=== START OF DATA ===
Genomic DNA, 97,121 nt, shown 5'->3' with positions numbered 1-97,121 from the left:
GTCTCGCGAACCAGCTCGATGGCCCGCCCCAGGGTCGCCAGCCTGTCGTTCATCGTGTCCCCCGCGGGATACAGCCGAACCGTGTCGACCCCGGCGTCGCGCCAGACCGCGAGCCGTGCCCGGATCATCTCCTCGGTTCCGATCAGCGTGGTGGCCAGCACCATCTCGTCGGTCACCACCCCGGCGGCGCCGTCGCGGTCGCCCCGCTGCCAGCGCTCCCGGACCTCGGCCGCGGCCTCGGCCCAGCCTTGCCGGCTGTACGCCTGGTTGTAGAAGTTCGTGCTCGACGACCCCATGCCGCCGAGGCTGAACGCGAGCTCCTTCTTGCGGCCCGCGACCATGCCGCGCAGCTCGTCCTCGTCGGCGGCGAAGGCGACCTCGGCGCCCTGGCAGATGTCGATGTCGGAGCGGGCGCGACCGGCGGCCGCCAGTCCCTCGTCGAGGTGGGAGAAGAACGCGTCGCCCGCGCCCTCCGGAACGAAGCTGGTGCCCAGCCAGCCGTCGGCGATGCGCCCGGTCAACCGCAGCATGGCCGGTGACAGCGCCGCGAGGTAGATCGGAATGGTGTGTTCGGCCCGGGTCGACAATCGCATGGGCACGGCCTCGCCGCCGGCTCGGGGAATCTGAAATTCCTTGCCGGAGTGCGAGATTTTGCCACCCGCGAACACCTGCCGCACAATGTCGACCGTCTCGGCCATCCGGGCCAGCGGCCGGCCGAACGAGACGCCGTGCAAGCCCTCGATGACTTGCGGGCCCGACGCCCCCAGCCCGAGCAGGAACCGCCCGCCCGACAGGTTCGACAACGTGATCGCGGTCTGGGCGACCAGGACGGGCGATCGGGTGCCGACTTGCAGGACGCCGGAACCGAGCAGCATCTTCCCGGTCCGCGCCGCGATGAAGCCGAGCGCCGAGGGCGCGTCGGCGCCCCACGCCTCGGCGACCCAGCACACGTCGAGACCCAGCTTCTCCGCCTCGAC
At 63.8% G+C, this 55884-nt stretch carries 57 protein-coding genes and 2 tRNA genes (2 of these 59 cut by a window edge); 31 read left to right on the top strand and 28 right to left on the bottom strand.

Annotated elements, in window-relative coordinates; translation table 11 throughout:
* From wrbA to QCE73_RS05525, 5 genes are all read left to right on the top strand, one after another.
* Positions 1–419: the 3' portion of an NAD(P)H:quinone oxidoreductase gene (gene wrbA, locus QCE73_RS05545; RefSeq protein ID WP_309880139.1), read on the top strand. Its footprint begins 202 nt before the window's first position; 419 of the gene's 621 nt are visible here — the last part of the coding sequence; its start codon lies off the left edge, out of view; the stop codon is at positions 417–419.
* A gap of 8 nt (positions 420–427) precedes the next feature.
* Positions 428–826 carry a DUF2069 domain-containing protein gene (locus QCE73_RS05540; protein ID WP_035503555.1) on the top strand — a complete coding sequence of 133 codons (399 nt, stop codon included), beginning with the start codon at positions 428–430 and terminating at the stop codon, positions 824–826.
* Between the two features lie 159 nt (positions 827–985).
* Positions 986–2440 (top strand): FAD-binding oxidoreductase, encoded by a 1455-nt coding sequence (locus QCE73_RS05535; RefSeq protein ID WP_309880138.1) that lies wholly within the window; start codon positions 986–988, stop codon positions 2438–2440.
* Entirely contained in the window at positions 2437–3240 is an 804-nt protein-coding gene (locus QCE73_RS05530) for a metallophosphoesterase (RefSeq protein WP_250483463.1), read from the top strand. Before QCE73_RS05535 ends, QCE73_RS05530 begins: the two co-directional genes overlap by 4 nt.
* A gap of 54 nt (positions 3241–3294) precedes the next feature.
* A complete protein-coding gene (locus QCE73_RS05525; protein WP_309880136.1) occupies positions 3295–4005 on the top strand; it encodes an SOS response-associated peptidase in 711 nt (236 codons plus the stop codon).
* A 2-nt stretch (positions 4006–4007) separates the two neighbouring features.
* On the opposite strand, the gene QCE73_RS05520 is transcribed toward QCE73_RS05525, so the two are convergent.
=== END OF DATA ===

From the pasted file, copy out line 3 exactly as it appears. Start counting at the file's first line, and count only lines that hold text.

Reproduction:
At 63.8% G+C, this 55884-nt stretch carries 57 protein-coding genes and 2 tRNA genes (2 of these 59 cut by a window edge); 31 read left to right on the top strand and 28 right to left on the bottom strand.